|reply to fiberguy |
Oh, come on, that's like calling the national highway system "an inter-connection of a bunch of private properties". Maybe that's all the internet was in 1990, but it's become a lot more than that over the past two decades. The internet is now mission-critical to almost all public, private and government organizations, and the way it operates affects real people in real ways. Companies that control large pieces of the infrastructure have incredible power that needs some sort of oversight, lest it be abused in a way that is just not fair.
fiberguyMy views are my own.Premium
Ummm.. lol. No, the internet isn't necessarily "mission critical" when it comes to the personal user. That's still a matter of opinion. if it were as you say, it would have become a regulated utility and at this time, its not.
But, it's funny that you bring up how the internet has changed. What exactly changed the internet to make it, as you claim, "mission critical"....? Is it the fact that BUSINESSES have moved towards an internet model and charge people extra for services when they don't utilize it such as airlines and reservation fees? (There still isn't really anything you can't do over the phone that you can over the internet, and I'm sorry, a telephone "fee" doesn't validate the internet as "mission critical" between the end user and a business) But, the fact that people have turned to it for business.. that would mean that once again, "BUSINESS" has shaped policy in this country, and I thought that the majority of users on this site didn't like that - so fight it!! Fight the change that business is forcing on us... (I smell a double standard)
Outside of what I just said, business to business is still important as is government and those sectors are still operating just fine outside of all this outcry by end users.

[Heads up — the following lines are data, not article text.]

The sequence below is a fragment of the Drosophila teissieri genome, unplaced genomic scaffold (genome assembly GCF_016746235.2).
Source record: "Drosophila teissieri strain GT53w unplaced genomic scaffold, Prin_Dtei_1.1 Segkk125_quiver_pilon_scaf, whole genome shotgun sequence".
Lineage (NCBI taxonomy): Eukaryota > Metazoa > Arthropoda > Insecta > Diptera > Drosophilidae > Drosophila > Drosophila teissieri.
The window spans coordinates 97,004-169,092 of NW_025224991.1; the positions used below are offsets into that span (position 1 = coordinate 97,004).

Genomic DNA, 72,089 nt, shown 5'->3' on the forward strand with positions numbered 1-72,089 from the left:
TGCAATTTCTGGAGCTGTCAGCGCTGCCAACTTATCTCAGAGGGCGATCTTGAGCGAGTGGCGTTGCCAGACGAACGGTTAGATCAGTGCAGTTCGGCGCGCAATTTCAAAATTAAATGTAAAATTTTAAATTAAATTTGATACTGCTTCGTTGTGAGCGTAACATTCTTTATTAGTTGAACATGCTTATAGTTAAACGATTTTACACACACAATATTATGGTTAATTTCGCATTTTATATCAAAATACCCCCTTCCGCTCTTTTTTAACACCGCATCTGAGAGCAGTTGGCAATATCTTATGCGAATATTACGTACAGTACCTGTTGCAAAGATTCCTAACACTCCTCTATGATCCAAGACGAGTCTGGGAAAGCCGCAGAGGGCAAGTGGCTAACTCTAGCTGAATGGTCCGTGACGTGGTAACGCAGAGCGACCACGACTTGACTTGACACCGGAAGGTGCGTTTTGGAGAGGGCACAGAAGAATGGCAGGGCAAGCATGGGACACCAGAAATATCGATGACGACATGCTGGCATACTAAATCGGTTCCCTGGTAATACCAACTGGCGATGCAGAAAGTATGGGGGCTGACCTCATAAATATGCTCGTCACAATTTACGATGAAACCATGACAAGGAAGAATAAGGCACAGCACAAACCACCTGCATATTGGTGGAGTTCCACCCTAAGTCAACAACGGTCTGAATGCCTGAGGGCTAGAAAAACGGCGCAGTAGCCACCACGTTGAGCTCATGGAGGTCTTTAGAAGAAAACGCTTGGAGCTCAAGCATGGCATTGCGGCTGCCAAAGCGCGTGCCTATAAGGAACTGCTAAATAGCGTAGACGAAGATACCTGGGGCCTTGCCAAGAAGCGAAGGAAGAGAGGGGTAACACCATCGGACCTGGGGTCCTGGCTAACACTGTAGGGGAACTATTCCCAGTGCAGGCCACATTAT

But, the internet is still , be definition, a bunch of private networks connected together. Have you not noticed that there really is no one central point of failure in the internet? If a network drops off, you don't kill the whole thing. And, for the "internet" to work, you could technically pull the root servers for DNS down as well.. the "internet" would still function. The "internet" isn't domain names, it isn't FTP, it isn't email.. it's everything together "connected".. so you're right, the national highway system is an inter-connection of a bunch of private (and public) properties.. so thank you for acknowledging my point.
But as for how it affects people.. you're right - it does... but life, for the end user, would go on with out the internet so long as the telephone continues to function.
What I'm focusing on is the fact that those companies that "control large pieces of *the infrustructure*.." actually own it.. it's theirs to control...
I think your main focus is actually on internet access providers.. and not necessarily "the internet".. again, the internet is everything that is connected - period. That will never change.